Man matches machine in Jeopardy! showdown
Wetware draws round one
Man has drawn with machine in round one of the much-hyped showdown between two wetware Jeopardy! champions and IBM's Watson supercomputer.
In the early going, it wasn't looking good for the humans of the world, as IBM's machine ripped through the easy questions and took a hefty lead over Ken Jennings and Brad Rutter in the Jeopardy trivia game show that appears on American television for three nights this week.
Jennings, who once had a 74-game Jeopardy winning streak, is known for being at one with the buzzer, but Watson cleaned his clock before the first commercial break. After 15 minutes, it was Jennings $200, Rutter $1,000, and Watson $5,200.
But as Jeopardy! host Alex Trebek tossed up harder and harder questions – er, answers – Watson suffered from what you might call over-confidence. At one point, when Jennings proposed an incorrect question to a clue, Watson tossed up the same wrong question. The machine can't hear responses from the other contestants.
As Watson made a few more incorrect guesses, Brad Rutter – who has won more dough than anyone else playing Jeopardy – came alive and started racking up money, as you can see from our exclusive play-by-play table:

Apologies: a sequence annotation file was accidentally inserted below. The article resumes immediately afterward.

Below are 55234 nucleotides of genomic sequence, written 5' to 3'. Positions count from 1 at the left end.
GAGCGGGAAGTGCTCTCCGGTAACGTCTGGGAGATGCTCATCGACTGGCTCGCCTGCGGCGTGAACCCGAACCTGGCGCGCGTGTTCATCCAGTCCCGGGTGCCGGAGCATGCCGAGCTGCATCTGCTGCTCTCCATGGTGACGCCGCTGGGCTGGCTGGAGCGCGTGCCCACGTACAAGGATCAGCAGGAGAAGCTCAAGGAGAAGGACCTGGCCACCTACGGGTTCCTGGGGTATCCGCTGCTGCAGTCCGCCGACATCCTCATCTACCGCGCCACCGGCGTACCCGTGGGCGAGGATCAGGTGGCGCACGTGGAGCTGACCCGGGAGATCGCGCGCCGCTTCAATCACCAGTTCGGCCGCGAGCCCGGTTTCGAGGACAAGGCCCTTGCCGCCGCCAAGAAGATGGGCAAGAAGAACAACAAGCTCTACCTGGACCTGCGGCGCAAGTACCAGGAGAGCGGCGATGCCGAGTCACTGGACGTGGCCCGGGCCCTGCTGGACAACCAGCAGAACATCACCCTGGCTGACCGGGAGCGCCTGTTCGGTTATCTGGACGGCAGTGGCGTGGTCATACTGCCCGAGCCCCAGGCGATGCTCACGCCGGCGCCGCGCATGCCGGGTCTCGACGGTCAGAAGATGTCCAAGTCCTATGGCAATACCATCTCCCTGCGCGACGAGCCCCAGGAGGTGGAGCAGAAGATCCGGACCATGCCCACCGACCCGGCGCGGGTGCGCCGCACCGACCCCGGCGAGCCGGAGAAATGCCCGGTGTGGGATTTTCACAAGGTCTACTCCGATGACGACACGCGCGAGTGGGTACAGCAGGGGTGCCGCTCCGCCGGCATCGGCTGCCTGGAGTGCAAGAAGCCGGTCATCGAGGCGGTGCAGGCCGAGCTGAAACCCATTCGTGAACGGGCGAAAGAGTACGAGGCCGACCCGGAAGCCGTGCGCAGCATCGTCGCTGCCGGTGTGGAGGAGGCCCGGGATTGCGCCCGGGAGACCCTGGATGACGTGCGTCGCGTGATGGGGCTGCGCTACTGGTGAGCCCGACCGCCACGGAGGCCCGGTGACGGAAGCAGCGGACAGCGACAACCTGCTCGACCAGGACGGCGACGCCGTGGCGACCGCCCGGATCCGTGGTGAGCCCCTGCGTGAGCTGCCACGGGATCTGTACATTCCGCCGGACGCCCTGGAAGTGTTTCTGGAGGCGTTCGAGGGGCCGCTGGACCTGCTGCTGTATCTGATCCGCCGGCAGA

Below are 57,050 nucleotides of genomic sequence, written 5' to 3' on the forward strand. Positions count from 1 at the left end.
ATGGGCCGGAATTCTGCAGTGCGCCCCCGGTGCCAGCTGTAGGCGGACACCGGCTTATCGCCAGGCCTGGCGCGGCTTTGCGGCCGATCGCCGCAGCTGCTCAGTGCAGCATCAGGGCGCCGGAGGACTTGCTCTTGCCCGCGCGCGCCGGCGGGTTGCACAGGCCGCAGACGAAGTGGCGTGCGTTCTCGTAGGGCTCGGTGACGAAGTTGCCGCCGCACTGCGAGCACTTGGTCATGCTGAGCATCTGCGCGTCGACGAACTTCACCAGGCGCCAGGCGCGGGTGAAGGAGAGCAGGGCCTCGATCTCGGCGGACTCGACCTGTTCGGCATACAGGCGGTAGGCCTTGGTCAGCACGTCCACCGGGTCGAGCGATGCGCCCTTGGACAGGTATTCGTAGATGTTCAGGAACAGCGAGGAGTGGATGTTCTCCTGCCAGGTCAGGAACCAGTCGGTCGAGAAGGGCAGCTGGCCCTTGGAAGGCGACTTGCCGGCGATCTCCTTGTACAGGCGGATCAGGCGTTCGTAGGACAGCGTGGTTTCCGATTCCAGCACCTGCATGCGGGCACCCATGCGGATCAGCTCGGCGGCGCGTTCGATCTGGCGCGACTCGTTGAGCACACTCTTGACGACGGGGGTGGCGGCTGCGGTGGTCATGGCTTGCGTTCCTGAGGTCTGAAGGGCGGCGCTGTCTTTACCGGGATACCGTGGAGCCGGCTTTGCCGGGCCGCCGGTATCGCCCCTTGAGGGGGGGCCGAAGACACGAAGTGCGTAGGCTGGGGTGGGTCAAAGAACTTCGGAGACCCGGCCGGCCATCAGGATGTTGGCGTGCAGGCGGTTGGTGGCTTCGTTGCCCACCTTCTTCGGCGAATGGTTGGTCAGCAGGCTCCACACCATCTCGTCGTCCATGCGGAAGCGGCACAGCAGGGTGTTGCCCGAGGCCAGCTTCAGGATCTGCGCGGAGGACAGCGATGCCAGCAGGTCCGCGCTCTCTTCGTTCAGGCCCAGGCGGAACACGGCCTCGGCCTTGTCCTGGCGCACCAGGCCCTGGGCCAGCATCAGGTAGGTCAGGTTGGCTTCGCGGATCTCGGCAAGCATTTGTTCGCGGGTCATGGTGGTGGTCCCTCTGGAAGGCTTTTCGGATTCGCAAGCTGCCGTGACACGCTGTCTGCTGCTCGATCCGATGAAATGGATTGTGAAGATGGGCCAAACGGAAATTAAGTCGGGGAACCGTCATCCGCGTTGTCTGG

At the end of round one, Jennings had $2,000, Watson had $5,000, and Rutter had drawn even with $5,000.
"Watson is very bright, very fast, and as you saw, he has some weird little moments," Trebek declared at the end of the round.
Tuesday night will see a Double Jeopardy! match up between the humans and the parallel cluster, and Final Jeopardy! arrives on Wednesday. ®
Any chance of adding some information to the article?
What I learned from this article:
The questions got harder and the computer failed to answer them.
What I didn't learn:
What any of these questions and answers actually were.
This is anthropomorphism at its best. A very human trait: interpreting actions of machines in human emotional terms (which is why I call my windows system a complete bastard (and much, much worse)).
Not so sure...
I frequently forget names and have to make other associations to kickstart my memory. If you asked "Who's that athlete with all the bimbos?" and I couldn't remember the name, I'd probably say to myself "the golfer... black American... Norwegian wife... earns shitloads... silly name... tiger... Tiger Woods."
Watson is bringing up information in a very similar way, but discounting the other information as it doesn't match the question. Taking the same example, it knows that 'golf' isn't a valid answer as it is looking for the name.
As a last resort, if neither the human or computer knew the correct answer, they could at least both come up with 'the golfer'.
I think Watson's programming is closer to 'artificial intelligence' than most computers/software around, and that's why it is interesting.